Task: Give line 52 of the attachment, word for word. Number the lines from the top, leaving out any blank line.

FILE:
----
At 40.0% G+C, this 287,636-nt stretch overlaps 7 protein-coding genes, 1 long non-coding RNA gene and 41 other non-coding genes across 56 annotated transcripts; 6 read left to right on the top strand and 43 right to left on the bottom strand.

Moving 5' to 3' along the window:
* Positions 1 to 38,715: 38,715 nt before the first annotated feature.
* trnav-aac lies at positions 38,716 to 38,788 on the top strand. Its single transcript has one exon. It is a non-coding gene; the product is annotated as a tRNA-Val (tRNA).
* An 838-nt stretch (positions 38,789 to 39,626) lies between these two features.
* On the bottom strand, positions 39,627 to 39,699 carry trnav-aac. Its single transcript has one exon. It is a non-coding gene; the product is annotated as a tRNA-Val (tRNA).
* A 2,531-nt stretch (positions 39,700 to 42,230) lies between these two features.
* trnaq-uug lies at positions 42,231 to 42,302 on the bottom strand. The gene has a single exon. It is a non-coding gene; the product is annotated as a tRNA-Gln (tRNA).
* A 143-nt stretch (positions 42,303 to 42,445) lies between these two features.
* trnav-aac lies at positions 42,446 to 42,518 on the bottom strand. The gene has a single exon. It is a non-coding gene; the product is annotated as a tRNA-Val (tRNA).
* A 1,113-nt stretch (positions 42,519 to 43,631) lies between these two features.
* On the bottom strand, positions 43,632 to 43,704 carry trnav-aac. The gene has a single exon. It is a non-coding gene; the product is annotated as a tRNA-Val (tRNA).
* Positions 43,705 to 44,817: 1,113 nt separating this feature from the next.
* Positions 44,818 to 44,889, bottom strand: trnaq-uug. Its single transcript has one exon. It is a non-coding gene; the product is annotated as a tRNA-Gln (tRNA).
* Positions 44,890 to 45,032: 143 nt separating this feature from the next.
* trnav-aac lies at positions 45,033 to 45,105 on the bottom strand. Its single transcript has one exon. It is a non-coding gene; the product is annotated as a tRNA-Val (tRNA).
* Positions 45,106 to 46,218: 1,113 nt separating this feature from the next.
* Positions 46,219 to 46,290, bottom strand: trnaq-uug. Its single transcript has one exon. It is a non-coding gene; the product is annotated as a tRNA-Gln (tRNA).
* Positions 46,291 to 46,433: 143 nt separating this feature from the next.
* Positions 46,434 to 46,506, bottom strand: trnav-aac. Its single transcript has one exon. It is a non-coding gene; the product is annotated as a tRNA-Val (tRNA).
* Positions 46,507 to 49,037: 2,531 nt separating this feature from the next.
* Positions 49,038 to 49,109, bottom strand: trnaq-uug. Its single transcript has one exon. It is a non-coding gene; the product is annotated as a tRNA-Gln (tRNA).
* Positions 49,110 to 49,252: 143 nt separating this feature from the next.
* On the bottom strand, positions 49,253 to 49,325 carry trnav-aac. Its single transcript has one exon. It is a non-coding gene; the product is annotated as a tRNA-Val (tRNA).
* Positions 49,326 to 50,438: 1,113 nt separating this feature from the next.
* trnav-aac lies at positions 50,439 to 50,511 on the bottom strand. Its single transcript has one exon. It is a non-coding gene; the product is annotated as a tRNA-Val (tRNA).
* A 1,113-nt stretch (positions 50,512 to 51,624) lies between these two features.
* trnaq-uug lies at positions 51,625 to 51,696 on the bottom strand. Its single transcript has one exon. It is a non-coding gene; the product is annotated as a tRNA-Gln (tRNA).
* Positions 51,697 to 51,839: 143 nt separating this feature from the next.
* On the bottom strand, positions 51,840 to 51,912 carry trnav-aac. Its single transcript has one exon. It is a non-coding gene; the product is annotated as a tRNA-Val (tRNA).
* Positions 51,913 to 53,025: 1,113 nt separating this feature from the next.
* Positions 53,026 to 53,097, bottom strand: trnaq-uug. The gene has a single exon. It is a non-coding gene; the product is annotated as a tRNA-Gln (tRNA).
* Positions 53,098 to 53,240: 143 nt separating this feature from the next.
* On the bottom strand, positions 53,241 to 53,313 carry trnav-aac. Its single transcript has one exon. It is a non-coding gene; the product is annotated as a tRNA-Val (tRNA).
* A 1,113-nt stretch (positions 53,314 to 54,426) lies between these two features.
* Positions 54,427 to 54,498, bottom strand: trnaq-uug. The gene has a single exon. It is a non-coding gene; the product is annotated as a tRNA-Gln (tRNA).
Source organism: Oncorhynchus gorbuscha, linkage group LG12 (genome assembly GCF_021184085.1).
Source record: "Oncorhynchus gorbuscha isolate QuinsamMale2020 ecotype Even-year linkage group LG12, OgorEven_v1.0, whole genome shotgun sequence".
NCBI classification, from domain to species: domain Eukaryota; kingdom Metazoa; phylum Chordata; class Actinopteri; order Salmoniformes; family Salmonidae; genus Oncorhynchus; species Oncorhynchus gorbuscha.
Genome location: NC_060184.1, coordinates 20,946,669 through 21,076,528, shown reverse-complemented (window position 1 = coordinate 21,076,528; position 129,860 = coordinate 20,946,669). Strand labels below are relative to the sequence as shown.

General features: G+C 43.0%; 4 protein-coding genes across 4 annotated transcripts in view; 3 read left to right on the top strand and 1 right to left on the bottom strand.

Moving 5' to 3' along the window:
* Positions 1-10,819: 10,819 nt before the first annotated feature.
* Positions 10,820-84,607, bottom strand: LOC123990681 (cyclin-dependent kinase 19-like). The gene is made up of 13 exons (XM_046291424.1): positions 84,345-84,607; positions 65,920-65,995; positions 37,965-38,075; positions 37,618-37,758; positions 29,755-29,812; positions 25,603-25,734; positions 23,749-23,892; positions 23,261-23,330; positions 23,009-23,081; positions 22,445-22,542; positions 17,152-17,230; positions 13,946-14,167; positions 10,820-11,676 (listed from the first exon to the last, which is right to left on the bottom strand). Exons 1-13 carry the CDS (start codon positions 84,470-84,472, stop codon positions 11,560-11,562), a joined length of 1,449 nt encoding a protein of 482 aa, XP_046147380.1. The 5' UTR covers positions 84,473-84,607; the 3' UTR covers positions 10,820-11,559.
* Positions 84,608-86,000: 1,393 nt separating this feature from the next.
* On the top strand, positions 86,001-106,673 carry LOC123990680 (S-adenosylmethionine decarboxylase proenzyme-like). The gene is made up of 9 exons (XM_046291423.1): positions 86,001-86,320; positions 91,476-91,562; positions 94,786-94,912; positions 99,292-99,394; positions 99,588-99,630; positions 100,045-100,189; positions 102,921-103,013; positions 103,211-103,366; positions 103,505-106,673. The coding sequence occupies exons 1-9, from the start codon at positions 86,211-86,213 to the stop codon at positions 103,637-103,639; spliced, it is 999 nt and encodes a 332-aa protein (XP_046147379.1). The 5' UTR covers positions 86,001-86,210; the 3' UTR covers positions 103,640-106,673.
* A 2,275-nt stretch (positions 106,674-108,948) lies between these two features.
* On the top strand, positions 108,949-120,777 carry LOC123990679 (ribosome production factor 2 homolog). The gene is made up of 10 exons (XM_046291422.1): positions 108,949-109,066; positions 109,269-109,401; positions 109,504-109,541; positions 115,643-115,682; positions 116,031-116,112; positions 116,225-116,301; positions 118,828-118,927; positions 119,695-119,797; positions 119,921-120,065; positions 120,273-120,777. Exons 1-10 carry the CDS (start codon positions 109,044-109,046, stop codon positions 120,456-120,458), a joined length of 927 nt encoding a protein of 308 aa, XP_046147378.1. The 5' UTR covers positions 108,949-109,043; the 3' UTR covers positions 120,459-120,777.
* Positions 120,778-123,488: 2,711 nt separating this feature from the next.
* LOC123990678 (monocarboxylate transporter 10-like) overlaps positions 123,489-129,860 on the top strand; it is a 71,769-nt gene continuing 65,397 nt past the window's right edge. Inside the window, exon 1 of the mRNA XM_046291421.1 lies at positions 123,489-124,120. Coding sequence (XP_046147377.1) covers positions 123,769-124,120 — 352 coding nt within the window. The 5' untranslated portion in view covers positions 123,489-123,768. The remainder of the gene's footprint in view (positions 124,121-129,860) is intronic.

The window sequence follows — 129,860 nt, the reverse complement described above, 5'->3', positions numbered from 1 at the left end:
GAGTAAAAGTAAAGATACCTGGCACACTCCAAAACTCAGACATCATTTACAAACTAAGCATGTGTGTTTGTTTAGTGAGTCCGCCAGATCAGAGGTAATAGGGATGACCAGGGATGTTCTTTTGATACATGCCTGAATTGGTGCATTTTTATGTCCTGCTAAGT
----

GAGTAAAAGTAAAGATACCTGGCACACTCCAAAACTCAGACATCATTTACAAACTAAGCATGTGTGTTTGTTTAGTGAGTCCGCCAGATCAGAGGTAATAGGGATGACCAGGGATGTTCTTTTGATACATGCCTGAATTGGTGCATTTTTATGTCCTGCTAAGT